“On or about December 20, 2020, the FBI’s attaché (“LEGAT”) in COUNTRY1 obtained a package representatives from COUNTRY1 had received in April 2020 through a mail carrier from the U.S. by an unidentified subject in an attempt to establish a covert relationship. The package contained U.S. Navy documents, a letter containing instructions, and an SD card containing specific instructions on how COUNTRY1 should respond using an encrypted communication platform, and additional documents.

“The package that contained the material described above was a brown envelope with four U.S. postage stamps, a postal barcode, and a sent date of April 1, 2020.”

If the Toebbes were trying to become spies, was this their first and only attempt?

April to December is a long time for a foreign nation to possess and analyze classified U.S. nuclear propulsion data. What did it do with it? Why did it get passed to the FBI’s representative in that country instead of being passed between respective leadership in Washington? Did the coronavirus pandemic play some role in the delay? Does the criminal complaint contain the entire story? Almost certainly not.

Third: If the Toebbes were trying to become spies, was this their first and only attempt? The complaint raises serious doubts. For example, the court document alleges that in one encrypted foreign-language communication from Toebbe to the FBI undercover agent, he reveals:

“This information was slowly and carefully collected over several years in the normal course of my job to avoid attracting attention and smuggled past security checkpoints a few pages at a time.”

Collected “over several years”? If that’s true, the Toebbes either had a long-term plan to patiently wait for the right time to betray their country or they had already tried to pass the information to some other nation. A similar concern is raised by another quote the government attributes to Toebbe, communicating with the person it says he thinks is a foreign intelligence officer about use of the encrypted email application Proton. According to the government, he says, “My new Proton is actually an old one I established quietly with a cash only burner phone while on vacation several years ago.”

Again, if true, that’s evidence of potential long-term spying, perhaps for some other country, that went undetected. Clearly, a complete security review is needed to determine how all this might have gone on for so long.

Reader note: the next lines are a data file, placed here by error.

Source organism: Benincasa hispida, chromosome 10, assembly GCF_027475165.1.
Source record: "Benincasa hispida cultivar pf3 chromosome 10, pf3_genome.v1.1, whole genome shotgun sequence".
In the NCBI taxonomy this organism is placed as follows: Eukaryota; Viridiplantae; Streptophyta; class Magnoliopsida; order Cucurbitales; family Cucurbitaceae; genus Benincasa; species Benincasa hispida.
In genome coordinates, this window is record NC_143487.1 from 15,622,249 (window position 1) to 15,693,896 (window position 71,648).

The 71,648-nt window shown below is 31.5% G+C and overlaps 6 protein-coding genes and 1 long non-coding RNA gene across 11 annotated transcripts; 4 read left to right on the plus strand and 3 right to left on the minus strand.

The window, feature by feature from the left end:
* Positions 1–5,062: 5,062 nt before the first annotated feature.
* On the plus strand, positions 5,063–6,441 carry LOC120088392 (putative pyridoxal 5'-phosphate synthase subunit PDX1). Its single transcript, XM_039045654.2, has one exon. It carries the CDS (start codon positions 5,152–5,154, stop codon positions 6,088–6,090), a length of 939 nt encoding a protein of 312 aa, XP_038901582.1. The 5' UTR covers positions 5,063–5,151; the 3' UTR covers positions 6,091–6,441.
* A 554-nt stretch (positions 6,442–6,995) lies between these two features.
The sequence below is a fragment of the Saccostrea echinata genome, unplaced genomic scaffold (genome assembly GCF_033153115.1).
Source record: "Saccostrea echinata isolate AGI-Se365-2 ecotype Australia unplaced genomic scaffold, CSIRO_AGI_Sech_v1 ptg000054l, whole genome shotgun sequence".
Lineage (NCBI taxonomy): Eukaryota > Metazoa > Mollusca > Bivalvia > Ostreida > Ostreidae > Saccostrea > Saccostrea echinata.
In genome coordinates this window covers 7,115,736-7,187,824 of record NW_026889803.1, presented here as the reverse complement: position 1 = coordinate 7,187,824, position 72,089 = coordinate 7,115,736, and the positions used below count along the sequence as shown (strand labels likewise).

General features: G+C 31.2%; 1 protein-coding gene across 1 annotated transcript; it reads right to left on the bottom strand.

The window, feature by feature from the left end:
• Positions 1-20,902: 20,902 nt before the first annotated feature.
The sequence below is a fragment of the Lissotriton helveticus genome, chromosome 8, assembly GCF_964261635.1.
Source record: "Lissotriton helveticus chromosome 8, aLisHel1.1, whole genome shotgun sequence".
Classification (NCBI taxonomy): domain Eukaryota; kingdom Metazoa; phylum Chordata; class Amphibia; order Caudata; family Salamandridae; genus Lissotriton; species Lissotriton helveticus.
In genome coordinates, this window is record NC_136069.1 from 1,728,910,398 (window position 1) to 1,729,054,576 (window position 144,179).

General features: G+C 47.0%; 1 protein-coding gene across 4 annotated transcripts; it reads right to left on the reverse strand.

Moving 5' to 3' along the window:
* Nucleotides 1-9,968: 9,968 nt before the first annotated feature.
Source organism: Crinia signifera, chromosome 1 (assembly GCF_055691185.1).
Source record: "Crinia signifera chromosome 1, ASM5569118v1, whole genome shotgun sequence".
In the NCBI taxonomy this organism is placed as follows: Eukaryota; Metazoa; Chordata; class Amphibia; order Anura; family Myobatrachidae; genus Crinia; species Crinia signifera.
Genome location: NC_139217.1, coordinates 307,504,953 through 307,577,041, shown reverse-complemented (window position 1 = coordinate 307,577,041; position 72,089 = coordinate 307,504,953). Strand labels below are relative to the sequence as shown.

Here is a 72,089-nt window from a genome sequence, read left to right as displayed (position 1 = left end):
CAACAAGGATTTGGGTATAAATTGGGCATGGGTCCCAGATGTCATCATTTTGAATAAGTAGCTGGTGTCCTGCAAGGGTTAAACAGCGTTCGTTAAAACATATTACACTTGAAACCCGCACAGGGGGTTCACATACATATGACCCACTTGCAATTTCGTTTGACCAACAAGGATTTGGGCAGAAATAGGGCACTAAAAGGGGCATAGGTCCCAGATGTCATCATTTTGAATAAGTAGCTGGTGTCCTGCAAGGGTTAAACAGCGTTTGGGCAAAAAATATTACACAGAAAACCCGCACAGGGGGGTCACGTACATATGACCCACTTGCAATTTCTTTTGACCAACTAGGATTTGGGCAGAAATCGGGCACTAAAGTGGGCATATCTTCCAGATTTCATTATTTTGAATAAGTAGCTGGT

Lastly: Which country do we have to thank for tipping us off? While we can’t be certain, it’s unlikely that the solicitation involved China or Russia or some other traditional adversary. That’s because whatever country it was decided to tell the FBI and to later cooperate with the ensuing FBI undercover operation. In fact, according to the government, that country agreed to allow the FBI to place a “signal” to the Toebbes at a building — most likely its embassy — associated with that nation in Washington over Memorial Day weekend.

While adversaries sometimes report offers and approaches that they fear could be U.S. intelligence traps — for example, in 1993, the Russian GRU reported an approach by an unknown man later determined to be FBI spy Robert Hanssen — it would be highly unusual for adversaries to cooperate to this extent, particularly when submarines are involved.

Which country do we have to thank for tipping us off?

That means the mystery country may be an ally. Or if it wasn’t, it certainly is now better positioned to be one. One clue to the country’s identity may be a line that the complaint says Toebbe sent to the undercover agent: “One day, when it is safe, perhaps two old friends will have a chance to stumble into each other at a café, share a bottle of wine and laugh over stories of their shared exploits.”

Café and wine suggest a certain European country known for its cafés and wines. But for now, we’ll have to be content with the knowledge that grave damage to national security may have been averted because of help from a friend. To whoever that friend was, we Americans say, “Merci beaucoup.”